I do see it as a contradiction, or at least as an inconsistency. But I otherwise generally agree with your comments. The Gospels are inconsistent in a number of such details, which should not be surprising. But the inconsistencies are only troubling if one takes a literalist/fundamentalist view of the bible, which is not the Catholic view.
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Old Jan 4, '12, 2:55 pm
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ByzCathCantor ByzCathCantor is offline
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Default Re: How many angels were at the tomb of Jesus?

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Originally Posted by bmullins View Post
The only two disciples we know for sure that were at the Tomb were Peter and John. So the rest would be telling from their account and the account of the women who were there.
Indeed, it would have been the myrrh-bearing women who first encountered the angel(s) at the tomb.

In Eastern tradition, we generally refer to a single angel appearing to the myrrh-bearing women (Mary Magdalene, Mary the mother of James, and Salome), seated in the tomb, as per the account in the Gospel of Mark. They were instructed by this angel to "go tell the disciples and Peter".
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Old Jan 4, '12, 2:56 pm
SonCatcher SonCatcher is offline
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Default Re: How many angels were at the tomb of Jesus?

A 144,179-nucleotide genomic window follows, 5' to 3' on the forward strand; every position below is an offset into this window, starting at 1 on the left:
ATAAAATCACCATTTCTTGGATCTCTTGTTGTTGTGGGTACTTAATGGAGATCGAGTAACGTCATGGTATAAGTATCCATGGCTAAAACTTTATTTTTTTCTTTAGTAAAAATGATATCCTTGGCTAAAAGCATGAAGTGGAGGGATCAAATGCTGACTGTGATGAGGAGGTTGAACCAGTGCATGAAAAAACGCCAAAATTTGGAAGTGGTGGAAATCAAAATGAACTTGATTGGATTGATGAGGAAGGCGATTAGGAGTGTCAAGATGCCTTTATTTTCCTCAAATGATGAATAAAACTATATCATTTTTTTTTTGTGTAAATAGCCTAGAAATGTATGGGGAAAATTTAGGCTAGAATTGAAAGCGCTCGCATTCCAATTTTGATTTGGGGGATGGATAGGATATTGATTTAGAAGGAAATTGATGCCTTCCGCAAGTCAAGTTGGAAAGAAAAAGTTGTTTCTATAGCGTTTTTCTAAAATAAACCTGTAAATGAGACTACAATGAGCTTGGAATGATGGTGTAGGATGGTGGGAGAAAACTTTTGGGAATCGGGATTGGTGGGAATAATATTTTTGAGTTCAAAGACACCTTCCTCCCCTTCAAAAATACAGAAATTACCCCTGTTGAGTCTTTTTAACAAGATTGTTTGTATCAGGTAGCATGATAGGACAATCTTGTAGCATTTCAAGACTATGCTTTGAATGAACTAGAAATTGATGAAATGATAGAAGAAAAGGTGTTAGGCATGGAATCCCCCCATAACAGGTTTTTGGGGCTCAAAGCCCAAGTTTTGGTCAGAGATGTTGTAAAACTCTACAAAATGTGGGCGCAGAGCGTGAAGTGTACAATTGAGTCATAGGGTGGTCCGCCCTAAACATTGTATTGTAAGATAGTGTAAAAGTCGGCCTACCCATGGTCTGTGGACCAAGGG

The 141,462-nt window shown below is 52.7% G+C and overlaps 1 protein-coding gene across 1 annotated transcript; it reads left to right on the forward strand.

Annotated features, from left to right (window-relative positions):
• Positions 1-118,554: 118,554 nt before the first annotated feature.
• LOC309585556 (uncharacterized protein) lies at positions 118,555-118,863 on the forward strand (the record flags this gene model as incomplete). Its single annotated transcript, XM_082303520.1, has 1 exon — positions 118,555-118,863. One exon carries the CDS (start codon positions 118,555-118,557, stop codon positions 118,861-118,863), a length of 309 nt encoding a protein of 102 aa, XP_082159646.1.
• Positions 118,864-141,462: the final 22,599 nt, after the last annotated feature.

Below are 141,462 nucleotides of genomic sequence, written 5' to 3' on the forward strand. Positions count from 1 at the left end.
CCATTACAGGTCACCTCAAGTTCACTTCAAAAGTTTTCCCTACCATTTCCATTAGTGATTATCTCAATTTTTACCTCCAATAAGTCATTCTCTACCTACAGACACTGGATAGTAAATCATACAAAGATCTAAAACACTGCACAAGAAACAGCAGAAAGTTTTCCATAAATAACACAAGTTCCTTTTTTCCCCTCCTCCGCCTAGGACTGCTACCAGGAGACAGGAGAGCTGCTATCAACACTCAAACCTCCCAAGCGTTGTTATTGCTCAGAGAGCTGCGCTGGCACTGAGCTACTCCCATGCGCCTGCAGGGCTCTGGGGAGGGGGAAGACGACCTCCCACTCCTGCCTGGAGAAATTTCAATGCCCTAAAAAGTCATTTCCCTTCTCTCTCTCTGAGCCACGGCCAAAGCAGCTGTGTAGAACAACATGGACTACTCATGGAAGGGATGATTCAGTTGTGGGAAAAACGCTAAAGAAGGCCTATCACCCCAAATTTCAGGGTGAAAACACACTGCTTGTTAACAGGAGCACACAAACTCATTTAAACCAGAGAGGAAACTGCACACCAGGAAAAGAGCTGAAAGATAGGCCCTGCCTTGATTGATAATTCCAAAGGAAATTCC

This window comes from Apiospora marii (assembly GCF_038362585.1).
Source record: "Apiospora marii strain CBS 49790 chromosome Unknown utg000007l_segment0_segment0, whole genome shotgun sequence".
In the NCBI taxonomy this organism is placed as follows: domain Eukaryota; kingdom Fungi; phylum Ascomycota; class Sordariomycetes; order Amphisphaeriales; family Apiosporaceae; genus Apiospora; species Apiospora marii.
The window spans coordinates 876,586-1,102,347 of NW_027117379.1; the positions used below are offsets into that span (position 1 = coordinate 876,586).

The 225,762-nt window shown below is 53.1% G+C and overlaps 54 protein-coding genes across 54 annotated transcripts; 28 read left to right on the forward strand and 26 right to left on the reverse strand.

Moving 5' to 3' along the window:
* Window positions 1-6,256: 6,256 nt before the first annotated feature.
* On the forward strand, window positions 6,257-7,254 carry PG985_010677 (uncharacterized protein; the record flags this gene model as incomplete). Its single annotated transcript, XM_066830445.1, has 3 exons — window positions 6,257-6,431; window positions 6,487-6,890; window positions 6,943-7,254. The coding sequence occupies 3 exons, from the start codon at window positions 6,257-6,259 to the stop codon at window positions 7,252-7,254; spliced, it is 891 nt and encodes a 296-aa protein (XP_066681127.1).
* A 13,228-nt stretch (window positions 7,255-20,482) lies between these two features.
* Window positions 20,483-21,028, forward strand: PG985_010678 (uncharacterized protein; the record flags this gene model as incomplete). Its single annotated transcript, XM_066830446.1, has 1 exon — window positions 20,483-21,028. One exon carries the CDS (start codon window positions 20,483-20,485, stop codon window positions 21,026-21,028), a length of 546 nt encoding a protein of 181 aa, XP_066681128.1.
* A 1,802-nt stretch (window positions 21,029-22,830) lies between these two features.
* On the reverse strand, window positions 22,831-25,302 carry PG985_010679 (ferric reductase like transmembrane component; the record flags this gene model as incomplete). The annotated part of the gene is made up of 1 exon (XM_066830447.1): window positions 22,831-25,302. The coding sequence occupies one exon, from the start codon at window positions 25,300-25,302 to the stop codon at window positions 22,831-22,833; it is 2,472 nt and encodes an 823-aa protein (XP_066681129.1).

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Originally Posted by pm2222 View Post
I was reading a book and it mentioned that the gospels differ in the number of angels who appeared at Jesus's tomb. After looking for some answers online, I found some that said that the two gospels that only mention one angel choose not to mention the other angel. What is the Church teaching on these verses? Also, I read at the beginning of one of my Bibles that the Church believes the Bible is correct down to every detail no matter how small or inconvenient. That is why I am having trouble with these verses. If you have any answers please let me know, thanks!
I suppose that is correct for matters of doctrine. The number of angels or men at the tomb is not a matter of doctrine that I am aware of (I just checked Holy Joe's compendium of doctrines and dogmas to be sure).

The Church does not hold that the Bible is either a historical or scientific textbook, however.
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Old Jan 4, '12, 4:05 pm
_Abyssinia _Abyssinia is offline
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Default Re: How many angels were at the tomb of Jesus?

This is not from a Catholic website, but it clarifies it:

Matthew 28:1

Mark 16:1

Luke 24:1

John 20:1